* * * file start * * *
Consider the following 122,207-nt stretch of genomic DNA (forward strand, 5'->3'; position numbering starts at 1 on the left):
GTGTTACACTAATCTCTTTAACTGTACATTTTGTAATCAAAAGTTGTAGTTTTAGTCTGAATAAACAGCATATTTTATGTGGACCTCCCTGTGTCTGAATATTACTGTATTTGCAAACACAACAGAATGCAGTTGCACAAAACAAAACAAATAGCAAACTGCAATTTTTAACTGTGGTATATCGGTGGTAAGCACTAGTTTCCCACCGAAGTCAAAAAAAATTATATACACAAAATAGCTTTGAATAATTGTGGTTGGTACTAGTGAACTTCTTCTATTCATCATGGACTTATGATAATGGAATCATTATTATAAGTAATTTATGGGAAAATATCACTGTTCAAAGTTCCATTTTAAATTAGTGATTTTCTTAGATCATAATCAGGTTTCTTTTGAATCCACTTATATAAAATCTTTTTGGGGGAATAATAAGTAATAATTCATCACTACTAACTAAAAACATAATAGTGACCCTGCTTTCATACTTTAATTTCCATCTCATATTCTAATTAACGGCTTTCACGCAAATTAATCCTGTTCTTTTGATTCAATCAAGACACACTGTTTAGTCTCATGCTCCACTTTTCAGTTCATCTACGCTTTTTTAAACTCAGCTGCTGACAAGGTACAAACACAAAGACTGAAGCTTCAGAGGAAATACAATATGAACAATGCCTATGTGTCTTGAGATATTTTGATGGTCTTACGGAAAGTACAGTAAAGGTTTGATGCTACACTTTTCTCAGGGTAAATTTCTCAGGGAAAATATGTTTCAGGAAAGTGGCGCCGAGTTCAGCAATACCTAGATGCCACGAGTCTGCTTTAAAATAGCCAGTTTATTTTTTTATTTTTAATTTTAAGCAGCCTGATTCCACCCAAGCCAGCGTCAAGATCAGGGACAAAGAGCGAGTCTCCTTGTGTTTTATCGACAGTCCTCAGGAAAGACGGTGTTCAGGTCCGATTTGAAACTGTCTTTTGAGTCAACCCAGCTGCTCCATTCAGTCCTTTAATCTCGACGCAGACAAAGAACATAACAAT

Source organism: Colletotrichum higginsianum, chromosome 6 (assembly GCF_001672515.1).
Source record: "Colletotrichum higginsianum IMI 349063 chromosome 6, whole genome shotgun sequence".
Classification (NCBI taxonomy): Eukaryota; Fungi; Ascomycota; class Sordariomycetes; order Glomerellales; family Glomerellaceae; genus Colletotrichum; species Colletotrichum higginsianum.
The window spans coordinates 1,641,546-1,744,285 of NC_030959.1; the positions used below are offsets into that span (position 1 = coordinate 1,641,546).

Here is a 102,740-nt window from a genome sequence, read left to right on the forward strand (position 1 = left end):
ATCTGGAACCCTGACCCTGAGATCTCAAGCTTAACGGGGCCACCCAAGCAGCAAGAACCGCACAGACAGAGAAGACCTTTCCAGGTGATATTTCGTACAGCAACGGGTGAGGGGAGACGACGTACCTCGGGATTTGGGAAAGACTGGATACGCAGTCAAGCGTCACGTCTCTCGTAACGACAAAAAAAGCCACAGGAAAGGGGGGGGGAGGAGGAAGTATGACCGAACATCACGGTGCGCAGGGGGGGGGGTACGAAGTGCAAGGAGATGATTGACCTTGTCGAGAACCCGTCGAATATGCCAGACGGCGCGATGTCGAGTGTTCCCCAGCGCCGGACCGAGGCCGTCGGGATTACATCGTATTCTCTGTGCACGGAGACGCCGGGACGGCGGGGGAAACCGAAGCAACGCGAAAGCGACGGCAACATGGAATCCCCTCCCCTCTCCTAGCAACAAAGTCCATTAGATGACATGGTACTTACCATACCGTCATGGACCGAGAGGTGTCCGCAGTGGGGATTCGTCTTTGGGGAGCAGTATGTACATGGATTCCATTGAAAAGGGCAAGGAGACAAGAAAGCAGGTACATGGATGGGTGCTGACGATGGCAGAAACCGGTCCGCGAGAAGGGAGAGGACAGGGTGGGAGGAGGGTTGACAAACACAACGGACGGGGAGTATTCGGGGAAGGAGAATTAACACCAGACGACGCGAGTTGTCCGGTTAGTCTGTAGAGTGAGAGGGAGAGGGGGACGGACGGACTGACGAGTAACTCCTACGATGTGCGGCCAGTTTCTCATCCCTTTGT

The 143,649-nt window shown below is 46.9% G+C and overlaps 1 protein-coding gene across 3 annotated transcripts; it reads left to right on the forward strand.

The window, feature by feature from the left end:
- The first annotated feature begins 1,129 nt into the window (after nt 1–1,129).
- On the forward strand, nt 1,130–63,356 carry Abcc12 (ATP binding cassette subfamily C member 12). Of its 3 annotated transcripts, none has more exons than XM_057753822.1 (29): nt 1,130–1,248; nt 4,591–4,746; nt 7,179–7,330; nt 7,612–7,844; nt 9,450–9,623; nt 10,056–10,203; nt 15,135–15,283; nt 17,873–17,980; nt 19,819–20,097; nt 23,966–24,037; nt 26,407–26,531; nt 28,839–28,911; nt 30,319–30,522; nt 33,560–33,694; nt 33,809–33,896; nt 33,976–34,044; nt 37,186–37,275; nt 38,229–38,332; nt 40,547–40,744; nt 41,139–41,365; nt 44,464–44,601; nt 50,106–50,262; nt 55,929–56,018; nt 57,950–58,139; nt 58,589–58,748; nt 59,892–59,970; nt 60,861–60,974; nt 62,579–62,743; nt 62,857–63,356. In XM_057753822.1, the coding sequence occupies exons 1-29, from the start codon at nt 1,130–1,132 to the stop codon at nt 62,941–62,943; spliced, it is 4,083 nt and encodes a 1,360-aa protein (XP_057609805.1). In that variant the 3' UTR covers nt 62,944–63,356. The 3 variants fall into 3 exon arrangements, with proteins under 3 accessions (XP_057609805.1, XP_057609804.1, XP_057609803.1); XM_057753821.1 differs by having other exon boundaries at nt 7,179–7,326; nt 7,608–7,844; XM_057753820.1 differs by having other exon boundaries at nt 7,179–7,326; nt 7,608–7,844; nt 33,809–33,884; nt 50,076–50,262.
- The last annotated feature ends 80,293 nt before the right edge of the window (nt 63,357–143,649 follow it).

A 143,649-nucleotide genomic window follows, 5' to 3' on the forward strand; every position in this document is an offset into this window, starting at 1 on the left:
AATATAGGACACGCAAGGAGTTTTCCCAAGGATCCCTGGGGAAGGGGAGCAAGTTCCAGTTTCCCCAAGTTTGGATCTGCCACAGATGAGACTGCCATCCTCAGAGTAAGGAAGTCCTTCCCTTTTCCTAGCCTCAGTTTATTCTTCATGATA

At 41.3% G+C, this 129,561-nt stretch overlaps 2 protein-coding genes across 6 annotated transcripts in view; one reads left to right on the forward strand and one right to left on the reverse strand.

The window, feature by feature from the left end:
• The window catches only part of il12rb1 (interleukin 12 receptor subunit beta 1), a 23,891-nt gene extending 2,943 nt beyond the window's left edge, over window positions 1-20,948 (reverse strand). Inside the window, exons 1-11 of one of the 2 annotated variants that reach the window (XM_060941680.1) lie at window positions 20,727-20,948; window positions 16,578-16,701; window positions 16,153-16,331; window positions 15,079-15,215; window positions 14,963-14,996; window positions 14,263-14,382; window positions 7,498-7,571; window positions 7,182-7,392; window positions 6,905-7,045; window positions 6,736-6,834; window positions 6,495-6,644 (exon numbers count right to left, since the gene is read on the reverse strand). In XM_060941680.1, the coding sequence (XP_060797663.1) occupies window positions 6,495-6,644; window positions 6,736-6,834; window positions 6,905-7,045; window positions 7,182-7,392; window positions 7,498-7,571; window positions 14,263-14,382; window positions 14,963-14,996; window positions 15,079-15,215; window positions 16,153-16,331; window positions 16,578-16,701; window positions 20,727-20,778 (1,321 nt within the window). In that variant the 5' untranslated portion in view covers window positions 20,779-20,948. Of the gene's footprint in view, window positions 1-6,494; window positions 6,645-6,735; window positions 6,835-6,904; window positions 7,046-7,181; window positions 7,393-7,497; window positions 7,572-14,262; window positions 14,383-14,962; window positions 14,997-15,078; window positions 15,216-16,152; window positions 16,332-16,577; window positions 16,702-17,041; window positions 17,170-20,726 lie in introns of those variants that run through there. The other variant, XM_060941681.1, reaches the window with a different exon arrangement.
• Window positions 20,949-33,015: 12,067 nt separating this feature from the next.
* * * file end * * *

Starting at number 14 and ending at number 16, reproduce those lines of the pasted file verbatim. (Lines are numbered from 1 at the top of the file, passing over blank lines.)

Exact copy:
A 143,649-nucleotide genomic window follows, 5' to 3' on the forward strand; every position in this document is an offset into this window, starting at 1 on the left:
AATATAGGACACGCAAGGAGTTTTCCCAAGGATCCCTGGGGAAGGGGAGCAAGTTCCAGTTTCCCCAAGTTTGGATCTGCCACAGATGAGACTGCCATCCTCAGAGTAAGGAAGTCCTTCCCTTTTCCTAGCCTCAGTTTATTCTTCATGATA

At 41.3% G+C, this 129,561-nt stretch overlaps 2 protein-coding genes across 6 annotated transcripts in view; one reads left to right on the forward strand and one right to left on the reverse strand.